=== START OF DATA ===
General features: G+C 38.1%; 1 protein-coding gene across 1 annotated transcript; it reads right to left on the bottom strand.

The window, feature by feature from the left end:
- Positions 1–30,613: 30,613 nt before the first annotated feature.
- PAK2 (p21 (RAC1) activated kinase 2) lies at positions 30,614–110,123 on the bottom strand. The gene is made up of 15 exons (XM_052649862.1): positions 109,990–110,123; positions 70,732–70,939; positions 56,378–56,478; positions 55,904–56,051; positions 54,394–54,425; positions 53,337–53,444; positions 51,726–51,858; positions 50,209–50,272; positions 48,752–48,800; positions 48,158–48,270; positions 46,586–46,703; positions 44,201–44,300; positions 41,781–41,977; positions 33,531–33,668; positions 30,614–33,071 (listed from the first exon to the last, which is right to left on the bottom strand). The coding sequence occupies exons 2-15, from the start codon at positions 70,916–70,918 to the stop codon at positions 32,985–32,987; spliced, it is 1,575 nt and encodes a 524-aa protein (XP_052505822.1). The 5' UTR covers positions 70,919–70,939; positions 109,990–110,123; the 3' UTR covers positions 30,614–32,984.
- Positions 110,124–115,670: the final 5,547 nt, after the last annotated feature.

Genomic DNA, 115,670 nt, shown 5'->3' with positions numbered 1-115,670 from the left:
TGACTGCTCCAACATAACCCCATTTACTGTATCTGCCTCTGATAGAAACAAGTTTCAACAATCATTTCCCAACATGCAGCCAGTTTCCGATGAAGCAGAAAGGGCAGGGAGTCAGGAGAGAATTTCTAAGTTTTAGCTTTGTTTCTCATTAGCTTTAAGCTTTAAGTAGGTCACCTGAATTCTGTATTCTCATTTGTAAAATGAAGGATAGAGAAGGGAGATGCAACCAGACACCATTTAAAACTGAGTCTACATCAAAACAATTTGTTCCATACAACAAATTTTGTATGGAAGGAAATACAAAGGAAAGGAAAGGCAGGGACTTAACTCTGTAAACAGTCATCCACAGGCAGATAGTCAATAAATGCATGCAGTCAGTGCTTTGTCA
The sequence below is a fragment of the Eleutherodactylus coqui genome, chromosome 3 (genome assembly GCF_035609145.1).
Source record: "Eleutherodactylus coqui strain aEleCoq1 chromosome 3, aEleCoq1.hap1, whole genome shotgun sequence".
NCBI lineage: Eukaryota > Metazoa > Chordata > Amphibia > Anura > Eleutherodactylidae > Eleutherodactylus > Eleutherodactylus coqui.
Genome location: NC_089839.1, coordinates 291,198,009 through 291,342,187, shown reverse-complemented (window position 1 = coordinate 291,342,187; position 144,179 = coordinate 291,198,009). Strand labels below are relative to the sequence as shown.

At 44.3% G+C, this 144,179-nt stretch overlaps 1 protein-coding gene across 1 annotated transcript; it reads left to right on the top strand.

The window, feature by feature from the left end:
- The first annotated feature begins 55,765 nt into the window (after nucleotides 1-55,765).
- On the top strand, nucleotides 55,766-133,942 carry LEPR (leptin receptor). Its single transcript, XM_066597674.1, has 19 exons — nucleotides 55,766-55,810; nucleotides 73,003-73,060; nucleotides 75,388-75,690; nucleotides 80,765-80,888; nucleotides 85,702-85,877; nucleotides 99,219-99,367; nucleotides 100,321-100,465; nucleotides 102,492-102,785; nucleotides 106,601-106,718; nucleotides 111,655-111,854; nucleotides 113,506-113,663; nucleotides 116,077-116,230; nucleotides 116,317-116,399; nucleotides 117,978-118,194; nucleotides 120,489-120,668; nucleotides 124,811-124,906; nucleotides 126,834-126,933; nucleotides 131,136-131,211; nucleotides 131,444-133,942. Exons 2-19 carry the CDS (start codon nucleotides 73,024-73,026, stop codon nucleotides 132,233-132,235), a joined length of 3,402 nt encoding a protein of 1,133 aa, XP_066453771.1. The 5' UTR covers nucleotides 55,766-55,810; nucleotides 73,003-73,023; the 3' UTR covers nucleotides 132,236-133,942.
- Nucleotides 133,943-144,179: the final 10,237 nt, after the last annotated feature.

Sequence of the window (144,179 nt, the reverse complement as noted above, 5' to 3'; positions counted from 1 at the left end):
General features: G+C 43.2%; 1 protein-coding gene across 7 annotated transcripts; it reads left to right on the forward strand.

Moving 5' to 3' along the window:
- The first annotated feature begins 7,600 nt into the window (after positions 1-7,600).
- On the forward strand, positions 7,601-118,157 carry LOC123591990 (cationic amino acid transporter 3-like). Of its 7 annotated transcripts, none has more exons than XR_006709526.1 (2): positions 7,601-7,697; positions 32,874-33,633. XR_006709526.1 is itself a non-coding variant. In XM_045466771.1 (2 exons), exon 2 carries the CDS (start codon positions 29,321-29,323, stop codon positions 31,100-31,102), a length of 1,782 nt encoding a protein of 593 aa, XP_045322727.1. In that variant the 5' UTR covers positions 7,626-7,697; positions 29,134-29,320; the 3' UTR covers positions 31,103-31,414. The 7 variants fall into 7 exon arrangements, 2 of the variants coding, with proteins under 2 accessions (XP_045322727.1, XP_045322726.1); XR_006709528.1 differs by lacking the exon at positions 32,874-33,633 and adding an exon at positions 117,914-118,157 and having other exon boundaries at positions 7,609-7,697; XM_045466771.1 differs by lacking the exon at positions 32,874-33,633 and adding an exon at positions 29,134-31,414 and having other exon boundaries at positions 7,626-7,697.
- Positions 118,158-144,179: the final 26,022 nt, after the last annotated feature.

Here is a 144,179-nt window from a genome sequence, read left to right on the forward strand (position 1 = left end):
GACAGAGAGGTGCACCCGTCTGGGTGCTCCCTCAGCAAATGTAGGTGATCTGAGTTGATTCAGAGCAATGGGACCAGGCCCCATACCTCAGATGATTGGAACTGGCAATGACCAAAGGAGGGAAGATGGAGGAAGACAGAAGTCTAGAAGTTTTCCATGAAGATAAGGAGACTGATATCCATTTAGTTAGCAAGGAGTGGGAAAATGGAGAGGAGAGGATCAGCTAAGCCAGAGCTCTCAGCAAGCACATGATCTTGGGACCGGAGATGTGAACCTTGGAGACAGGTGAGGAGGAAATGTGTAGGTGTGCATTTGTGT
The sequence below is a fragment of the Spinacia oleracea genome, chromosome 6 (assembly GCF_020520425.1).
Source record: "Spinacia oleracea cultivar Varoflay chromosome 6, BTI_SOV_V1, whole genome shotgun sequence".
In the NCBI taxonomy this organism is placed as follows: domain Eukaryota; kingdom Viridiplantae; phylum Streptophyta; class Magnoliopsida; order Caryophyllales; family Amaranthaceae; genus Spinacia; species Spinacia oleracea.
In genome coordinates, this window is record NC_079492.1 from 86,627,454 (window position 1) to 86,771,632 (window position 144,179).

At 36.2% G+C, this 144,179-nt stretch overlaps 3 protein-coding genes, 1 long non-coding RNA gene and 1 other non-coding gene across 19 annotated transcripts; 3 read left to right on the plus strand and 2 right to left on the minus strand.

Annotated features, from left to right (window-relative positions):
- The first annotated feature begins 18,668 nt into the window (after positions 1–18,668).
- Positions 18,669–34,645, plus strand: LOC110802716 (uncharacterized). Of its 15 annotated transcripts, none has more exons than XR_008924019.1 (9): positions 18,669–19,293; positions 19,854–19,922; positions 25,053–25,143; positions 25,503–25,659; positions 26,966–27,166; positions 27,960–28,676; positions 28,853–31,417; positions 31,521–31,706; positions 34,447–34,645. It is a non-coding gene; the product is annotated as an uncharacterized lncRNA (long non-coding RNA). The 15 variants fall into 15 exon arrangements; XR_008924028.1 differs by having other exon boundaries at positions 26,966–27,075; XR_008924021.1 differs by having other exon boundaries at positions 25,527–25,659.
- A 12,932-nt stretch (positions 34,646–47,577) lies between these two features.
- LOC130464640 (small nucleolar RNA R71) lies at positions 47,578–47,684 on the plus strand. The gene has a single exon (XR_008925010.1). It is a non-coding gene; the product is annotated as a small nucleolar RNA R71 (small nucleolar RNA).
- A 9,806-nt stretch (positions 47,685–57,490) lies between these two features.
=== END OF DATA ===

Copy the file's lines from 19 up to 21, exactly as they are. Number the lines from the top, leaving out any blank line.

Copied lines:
Moving 5' to 3' along the window:
- The first annotated feature begins 7,600 nt into the window (after positions 1-7,600).
- On the forward strand, positions 7,601-118,157 carry LOC123591990 (cationic amino acid transporter 3-like). Of its 7 annotated transcripts, none has more exons than XR_006709526.1 (2): positions 7,601-7,697; positions 32,874-33,633. XR_006709526.1 is itself a non-coding variant. In XM_045466771.1 (2 exons), exon 2 carries the CDS (start codon positions 29,321-29,323, stop codon positions 31,100-31,102), a length of 1,782 nt encoding a protein of 593 aa, XP_045322727.1. In that variant the 5' UTR covers positions 7,626-7,697; positions 29,134-29,320; the 3' UTR covers positions 31,103-31,414. The 7 variants fall into 7 exon arrangements, 2 of the variants coding, with proteins under 2 accessions (XP_045322727.1, XP_045322726.1); XR_006709528.1 differs by lacking the exon at positions 32,874-33,633 and adding an exon at positions 117,914-118,157 and having other exon boundaries at positions 7,609-7,697; XM_045466771.1 differs by lacking the exon at positions 32,874-33,633 and adding an exon at positions 29,134-31,414 and having other exon boundaries at positions 7,626-7,697.